Charb [editor in chief, Stéphane Charbonnier] still had his two bodyguards. When he came to have dinner with me, we joked a little about them. I asked him: ‘Well, where did you leave your two bodyguards?’ Once he took a taxi without them. The driver recognized him and asked him to get out right away. The bodyguard told him to never take a taxi alone. He even went on vacation with the guards.

We all said that someone a little crazy and determined, with a Kalashnikov, could go after Charlie. We all knew that Charb might be targeted, he had already been directly targeted by al-Qaeda on the Internet. The idea that we could be killed one day was always in our minds. But carnage of this magnitude, with the desire to kill everyone …

The miracles are those who were late [to work], like Luz [Renald Luzier] or Catherine Meurisse. Or absent like me — I was at a funeral outside Paris. We were friends, not just colleagues. I was particularly close to Charb and Tignous.

They wanted to completely eradicate a newspaper. This is not ‘just’ kill the editor. There are no words. This is really an act of war. All for drawings … they are sick. Charlie had a mission, supported by some, opposed by others. I am even more aware today how important this fight is. We were all in agreement that we should not give in. But they decided to eradicate this symbol of freedom that was Charlie … I talk about it in the past, because I do not see how the newspaper can survive this. Charlie was a newspaper of cartoonists. The writers, like me, are interchangeable. Them not. The Charbs, Tignous, Wolinskis — there are not even 50 like them. Not to mention Cabu.”

This account was excerpted and translated, with permission, from an article that originally appeared in Libération on Jan. 7. You can read the original story here.

TIME Ideas hosts the world's leading voices, providing commentary and expertise on the most compelling events in news, society, and culture. We welcome outside contributions. To submit a piece, email ideas@time.com.

TIME Crime

See the Final Moments Before Boston Bombing Suspect Was Arrested

Cops cornered suspected Boston Marathon bomber Dzhokhar Tsarnaev, whose trial began this week, on April 19, 2013

Sgt. Sean Murphy visited TIME in December 2013 to discuss the photographs he made during the dramatic capture of suspected Boston Marathon Bomber Dzhokhar Tsarnaev on April 19, 2013, in one of the first interviews since he retired from the force. As the bombing suspect’s trial on 30 criminal counts begins in Boston this week, relive the final moments of the manhunt that led to his arrest. The full interview can be read on TIME LightBox.

TIME tragedy

Massachusetts Police Officer Runs Over and Kills College Student Lying in Road

Garrett Gagne, a 22-year-old senior and student athlete, was on Cape Cod to celebrate New Year's Eve

A Massachusetts police officer accidentally killed a college student in Chatham, Cape Cod, on Thursday, running over him as he lay in the road while responding to an emergency call.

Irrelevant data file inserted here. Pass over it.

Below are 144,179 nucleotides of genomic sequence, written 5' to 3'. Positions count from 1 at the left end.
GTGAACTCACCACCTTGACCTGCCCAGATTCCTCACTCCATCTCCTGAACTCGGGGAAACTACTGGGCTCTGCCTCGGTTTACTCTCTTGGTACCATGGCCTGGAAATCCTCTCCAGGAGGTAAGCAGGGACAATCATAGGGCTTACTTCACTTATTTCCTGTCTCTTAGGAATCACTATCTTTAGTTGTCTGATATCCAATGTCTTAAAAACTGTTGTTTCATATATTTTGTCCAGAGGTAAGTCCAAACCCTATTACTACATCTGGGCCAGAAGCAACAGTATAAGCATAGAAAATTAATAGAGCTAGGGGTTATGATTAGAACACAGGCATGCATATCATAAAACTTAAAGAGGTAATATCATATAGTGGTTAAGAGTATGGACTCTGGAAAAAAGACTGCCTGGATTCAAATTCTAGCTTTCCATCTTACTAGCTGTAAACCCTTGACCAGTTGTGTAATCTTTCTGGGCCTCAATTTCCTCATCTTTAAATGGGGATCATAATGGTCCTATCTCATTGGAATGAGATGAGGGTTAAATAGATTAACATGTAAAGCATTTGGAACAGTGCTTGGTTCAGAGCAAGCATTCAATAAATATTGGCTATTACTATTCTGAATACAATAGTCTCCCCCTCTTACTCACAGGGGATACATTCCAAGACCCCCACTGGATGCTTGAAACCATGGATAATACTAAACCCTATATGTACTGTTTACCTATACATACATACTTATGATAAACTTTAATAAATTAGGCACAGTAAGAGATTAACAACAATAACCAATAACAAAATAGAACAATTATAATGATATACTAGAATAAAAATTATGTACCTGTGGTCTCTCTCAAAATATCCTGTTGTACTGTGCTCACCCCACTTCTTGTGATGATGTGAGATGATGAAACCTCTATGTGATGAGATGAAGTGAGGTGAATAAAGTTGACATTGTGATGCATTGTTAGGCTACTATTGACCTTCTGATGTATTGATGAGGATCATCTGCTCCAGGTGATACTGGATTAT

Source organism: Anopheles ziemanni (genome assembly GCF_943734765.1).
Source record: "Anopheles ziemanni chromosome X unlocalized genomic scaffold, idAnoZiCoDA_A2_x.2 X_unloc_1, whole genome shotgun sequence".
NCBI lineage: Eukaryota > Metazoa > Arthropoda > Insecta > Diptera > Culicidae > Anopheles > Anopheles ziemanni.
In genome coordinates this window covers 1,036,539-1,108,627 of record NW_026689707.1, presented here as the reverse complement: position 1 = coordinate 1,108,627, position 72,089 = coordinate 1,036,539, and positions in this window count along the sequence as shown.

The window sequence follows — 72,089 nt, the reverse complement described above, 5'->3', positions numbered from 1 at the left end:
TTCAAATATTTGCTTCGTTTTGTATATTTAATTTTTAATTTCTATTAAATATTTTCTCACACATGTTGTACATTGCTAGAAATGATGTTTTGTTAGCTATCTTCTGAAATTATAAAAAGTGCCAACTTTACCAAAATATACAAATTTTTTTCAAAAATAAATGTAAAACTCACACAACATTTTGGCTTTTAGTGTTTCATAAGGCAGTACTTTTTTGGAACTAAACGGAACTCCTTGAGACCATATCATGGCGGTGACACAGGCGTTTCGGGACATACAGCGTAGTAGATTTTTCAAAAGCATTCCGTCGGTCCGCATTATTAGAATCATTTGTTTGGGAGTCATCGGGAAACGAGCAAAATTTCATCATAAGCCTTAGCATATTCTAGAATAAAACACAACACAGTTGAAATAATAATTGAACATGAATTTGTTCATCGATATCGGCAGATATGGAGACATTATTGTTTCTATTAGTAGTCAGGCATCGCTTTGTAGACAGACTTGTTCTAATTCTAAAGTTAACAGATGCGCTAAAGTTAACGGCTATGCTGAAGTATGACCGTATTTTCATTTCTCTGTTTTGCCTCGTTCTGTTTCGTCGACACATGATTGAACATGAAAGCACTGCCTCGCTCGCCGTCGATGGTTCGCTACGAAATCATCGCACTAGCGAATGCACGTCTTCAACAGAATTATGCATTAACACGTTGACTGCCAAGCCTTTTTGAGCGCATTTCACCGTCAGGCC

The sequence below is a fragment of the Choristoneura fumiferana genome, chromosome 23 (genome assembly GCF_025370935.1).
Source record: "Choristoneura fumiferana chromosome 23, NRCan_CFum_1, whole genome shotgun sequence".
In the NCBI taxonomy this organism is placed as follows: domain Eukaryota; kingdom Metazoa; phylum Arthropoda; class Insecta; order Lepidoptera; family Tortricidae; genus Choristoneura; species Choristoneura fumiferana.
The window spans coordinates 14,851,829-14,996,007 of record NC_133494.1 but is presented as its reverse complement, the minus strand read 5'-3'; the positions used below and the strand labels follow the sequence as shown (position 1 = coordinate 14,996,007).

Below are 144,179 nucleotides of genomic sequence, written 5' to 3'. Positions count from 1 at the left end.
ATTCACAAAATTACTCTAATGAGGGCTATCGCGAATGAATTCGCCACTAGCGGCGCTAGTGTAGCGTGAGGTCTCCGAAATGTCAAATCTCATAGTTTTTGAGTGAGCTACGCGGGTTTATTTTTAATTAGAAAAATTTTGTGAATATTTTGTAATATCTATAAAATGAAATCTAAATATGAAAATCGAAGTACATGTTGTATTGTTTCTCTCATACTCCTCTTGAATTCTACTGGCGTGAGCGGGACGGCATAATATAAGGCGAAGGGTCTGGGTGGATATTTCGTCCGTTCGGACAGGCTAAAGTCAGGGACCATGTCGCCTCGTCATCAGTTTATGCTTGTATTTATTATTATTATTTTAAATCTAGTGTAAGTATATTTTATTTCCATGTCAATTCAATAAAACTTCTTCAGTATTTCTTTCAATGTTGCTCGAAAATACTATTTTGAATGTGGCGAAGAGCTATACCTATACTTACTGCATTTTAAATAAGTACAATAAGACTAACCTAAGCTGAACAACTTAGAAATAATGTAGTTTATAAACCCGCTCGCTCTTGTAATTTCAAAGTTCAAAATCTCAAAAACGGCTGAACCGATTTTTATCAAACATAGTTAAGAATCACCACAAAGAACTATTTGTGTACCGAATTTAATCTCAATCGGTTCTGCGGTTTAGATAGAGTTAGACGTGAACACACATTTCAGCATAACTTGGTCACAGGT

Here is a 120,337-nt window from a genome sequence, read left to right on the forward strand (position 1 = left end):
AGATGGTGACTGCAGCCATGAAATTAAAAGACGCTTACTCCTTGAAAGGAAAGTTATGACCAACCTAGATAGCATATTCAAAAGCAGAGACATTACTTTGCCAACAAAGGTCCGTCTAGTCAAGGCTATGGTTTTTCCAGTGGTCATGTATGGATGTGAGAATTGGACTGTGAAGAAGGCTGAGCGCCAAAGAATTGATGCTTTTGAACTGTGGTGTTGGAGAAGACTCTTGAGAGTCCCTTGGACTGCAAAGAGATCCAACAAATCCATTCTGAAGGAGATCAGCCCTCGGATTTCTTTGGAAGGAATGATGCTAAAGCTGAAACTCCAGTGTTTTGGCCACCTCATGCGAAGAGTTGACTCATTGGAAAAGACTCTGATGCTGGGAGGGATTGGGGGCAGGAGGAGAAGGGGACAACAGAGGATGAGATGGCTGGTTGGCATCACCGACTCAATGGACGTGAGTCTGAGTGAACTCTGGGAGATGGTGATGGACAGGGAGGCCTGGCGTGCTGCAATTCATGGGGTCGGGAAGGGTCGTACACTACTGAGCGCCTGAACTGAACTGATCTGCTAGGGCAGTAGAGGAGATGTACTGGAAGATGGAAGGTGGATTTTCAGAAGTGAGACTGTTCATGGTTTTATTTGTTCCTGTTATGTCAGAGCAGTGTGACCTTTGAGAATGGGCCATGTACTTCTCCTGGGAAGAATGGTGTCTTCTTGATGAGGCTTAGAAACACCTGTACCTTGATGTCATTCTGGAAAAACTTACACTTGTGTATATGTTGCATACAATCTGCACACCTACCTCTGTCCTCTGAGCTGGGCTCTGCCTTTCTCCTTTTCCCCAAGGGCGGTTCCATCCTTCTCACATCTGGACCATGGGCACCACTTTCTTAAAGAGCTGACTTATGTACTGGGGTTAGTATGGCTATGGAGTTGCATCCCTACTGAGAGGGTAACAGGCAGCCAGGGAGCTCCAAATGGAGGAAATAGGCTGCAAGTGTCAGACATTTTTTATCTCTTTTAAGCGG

Police said it is not known why Garrett Gagne was lying prone in the street at 4 a.m. or what his condition was at that point, the Associated Press reported.

Gagne, 22, a senior and student athlete at New York’s St. Lawrence University, was reportedly in Chatham to celebrate New Year’s Eve with his friends.

The officer, who has yet to be identified, immediately called for help on realizing he had hit Gagne, authorities said.

[AP]

TIME indonesia

Better Weather Allows AirAsia Search to Resume

Indonesia Plane
Indonesian soldiers carry the bodies of victims of AirAsia Flight 8501 upon arrival at Indonesian Military Air Force airport in Surabaya, Indonesia, on Dec. 31, 2014 Firdia Lisnawati—AP

The break in the weather could greatly speed up recovery efforts that have been severely hampered since the first bodies were spotted on Tuesday

(PANGKALAN BUN, INDONESIA) — A much needed break in the weather gave searchers a window Thursday to “fight with full force” to find the victims of AirAsia Flight 8501, with officials also hustling to locate the fuselage of the plane that crashed in the sea four days ago.

Only seven of the 162 bodies have been recovered so far, with four of them found over the past two days arriving Thursday morning in Pangkalan Bun on Borneo island. They will later be flown for identification to Surabaya, where the two-hour flight to Singapore originated on Sunday.

“The visibility is good this morning, we are ready to fight with full force to search for bodies, wreckages that can reveal what went wrong with this accident,” said First Marshal Agus Dwi Putranto, an Air Force Operation commander helping to lead the search, adding four aircraft were dispatched to the area just after sunrise.

Choppy conditions had prevented divers from entering the water on Wednesday, and helicopters were largely grounded. But 18 ships surveyed the narrowed search area. Sonar images identified what appeared to be large parts of the plane, but strong currents were moving the debris.